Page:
For Trump, Fox’s Friendly Turf Proves to Be a Minefield
Posted May 3, 2018 10:34 p.m. EDT
There is no friendlier territory on television for Trump supporters than Sean Hannity’s nightly hour on Fox News, where President Donald Trump is forever the victim of a witch hunt and the liberal media is perennially bent on his destruction.
That safe-space bubble popped — in dramatic, headline-making fashion — on Wednesday night, when Rudy Giuliani, the former New York mayor and current member of Trump’s legal team, casually confirmed to the startled host that the president had personally repaid his lawyer the money he had laid out to make his problem with a pornographic actress go away.
“Oh,” Hannity replied, his usual bombast briefly escaping him. “I didn’t know — he did?”
It was an off-message moment from the ultimate on-message show — and just the latest in a string of agita-inducing moments for Trump that have played out, improbably, on his favorite television network.
Giuliani’s admission stunned Trump’s closest advisers, many of whom — including the press secretary, Sarah Huckabee Sanders — learned about Trump’s payment while watching “Hannity.” Even so, the candor may have been by design: Giuliani said the president’s involvement showed that the payment had not violated campaign finance laws.
It was harder to locate the strategy behind Trump’s swerving, stream-of-consciousness telephone interview last week on “Fox & Friends.” On live TV, the president seemed to stumble into acknowledging, for the first time, that he knew about his personal lawyer, Michael Cohen, funneling $130,000 in hush money to an adult film actress who had claimed to have had an affair with the future president.
“He represents me, like with this crazy Stormy Daniels deal,” Trump said, as the show’s hosts listened politely.
The president went on to say that Cohen does “a tiny, tiny little fraction” of his legal work — prompting prosecutors to file a brief saying that the comment had undermined the president’s legal argument that documents seized from Cohen in a raid by prosecutors were protected by attorney-client privilege.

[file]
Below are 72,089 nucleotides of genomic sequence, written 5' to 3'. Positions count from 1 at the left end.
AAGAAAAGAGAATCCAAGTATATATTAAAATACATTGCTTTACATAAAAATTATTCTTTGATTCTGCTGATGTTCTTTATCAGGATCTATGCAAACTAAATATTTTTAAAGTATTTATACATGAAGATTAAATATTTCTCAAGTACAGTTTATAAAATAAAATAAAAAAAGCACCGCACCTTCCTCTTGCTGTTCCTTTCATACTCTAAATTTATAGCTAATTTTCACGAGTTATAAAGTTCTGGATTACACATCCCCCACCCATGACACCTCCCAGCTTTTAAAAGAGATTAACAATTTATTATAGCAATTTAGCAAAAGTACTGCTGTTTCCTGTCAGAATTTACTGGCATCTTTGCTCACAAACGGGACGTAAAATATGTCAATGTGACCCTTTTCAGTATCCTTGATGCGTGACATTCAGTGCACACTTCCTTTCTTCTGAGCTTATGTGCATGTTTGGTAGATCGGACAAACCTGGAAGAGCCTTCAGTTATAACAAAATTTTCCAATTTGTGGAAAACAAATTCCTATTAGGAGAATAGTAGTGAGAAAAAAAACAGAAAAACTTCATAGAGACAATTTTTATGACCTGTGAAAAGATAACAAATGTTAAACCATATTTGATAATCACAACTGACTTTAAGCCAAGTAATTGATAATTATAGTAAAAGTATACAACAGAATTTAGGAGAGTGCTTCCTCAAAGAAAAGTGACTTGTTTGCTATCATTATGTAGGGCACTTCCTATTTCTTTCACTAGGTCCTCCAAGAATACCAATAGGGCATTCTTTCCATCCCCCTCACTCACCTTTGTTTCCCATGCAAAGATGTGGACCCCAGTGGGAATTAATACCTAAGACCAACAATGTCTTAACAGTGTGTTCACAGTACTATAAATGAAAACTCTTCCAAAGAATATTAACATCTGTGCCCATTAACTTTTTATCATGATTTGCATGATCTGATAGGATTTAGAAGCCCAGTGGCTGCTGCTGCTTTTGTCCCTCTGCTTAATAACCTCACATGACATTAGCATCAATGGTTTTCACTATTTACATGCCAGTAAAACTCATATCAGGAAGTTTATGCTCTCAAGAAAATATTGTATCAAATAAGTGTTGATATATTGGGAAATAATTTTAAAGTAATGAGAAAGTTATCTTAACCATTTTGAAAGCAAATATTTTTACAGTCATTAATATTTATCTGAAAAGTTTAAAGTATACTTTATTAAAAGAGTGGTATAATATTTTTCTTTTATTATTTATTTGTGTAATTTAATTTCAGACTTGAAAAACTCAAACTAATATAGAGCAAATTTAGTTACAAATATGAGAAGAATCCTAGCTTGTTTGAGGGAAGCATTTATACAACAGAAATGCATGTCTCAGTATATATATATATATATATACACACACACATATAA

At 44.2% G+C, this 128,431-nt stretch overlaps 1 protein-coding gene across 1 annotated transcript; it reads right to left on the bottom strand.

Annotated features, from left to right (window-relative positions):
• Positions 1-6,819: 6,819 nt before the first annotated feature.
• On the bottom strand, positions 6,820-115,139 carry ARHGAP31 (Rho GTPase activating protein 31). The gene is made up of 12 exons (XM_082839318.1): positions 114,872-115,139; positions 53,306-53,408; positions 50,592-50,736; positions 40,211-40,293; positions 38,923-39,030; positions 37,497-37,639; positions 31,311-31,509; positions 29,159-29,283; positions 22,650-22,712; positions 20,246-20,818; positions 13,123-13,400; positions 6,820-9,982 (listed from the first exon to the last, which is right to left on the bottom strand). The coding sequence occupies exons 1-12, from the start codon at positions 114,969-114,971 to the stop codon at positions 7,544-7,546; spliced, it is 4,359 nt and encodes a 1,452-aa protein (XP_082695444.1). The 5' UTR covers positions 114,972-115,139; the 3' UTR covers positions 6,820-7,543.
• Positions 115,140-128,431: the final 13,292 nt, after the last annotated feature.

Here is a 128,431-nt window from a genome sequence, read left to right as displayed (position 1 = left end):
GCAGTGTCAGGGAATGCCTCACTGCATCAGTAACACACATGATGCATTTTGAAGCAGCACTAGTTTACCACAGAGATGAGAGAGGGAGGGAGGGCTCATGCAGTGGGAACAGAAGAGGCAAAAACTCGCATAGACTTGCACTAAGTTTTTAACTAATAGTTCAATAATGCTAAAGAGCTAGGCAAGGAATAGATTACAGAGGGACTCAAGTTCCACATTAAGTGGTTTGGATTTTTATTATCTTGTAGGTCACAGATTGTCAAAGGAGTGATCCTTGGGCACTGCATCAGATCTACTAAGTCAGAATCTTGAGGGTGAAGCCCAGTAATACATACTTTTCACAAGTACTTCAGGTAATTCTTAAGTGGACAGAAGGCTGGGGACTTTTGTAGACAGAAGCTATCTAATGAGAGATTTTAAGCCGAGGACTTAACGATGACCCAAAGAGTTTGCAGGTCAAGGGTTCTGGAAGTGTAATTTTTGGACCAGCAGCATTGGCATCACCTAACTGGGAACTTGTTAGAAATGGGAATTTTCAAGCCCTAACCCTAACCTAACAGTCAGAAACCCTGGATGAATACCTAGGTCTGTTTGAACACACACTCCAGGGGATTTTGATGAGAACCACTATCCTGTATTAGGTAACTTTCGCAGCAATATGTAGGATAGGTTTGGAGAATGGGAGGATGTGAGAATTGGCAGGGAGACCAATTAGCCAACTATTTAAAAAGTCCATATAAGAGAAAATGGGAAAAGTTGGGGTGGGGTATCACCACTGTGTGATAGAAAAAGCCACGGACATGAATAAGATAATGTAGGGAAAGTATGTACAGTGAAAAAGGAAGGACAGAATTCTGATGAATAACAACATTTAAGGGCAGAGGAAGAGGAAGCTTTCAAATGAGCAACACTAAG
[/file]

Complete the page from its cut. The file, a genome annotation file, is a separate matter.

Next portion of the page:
On Thursday, “Fox & Friends” played host to another awkward and possibly significant exchange. Giuliani, back on the network less than 12 hours after his appearance on “Hannity” aired, mused that Cohen’s efforts to quiet Daniels, whose real name is Stephanie Clifford, had helped Trump’s presidential bid.
“Imagine if that came out on Oct. 15, 2016, in the middle of the, you know, last debate with Hillary Clinton,” Giuliani said.
Fair point — but problematic for Trump, whose legal team would be better off avoiding any suggestion that he had violated federal campaign finance laws that require the disclosure of spending meant to influence the electorate.
Michael Avenatti, the voluble lawyer representing Clifford, responded on Twitter by thanking “Fox & Friends” for “helping our case week in and week out.”
“You are truly THE BEST,” Avenatti wrote. “Where can we send the gift basket?”
Perhaps Trump and his defenders feel more relaxed when chatting with Fox News’ stable of pundits, whose questions tend to be gentle. Those who know Trump well said that the president’s meandering call to “Fox & Friends” resembled the way he talks in private.
Also, Trump and some of his closest allies choose to appear only on Fox News — meaning that any gaffes are bound to appear there, rather on rival networks.
Still, other moments have scrambled the usual Fox News formula.
When correspondent Ed Henry sat down in April with Scott Pruitt, the embattled head of the Environmental Protection Agency, Pruitt was hoping for the interview to clear up a cloud of ethics problems hanging over his tenure. Instead, Henry pelted him with questions that Pruitt visibly struggled to answer.
Henry, though, belongs to the reporting side of Fox News, rather than its conservative commentariat. And the network’s pundits have been less aggressive in their questioning when interviews go south.
On Wednesday night, Hannity did not press Giuliani for details about the president’s reimbursing of Cohen, and the host even offered the former mayor a mulligan.
“But do you know the president didn’t know about this?” Hannity asked, seeming to prompt Giuliani to correct his earlier statement.
“He didn’t know about the specifics of it as far as I know,” Giuliani said. “But he did know about the general arrangement that Michael would take care of things like this.”
Later, Laura Ingraham, who follows Hannity at 10 p.m., seemed taken aback at what had transpired in the previous hour.
“God, if you go on ‘Hannity’ you better think it through, as the attorney for the president,” she said, her eyes wide in disbelief.
“I love Rudy,” she added, “but they better have an explanation for that. That’s a problem.”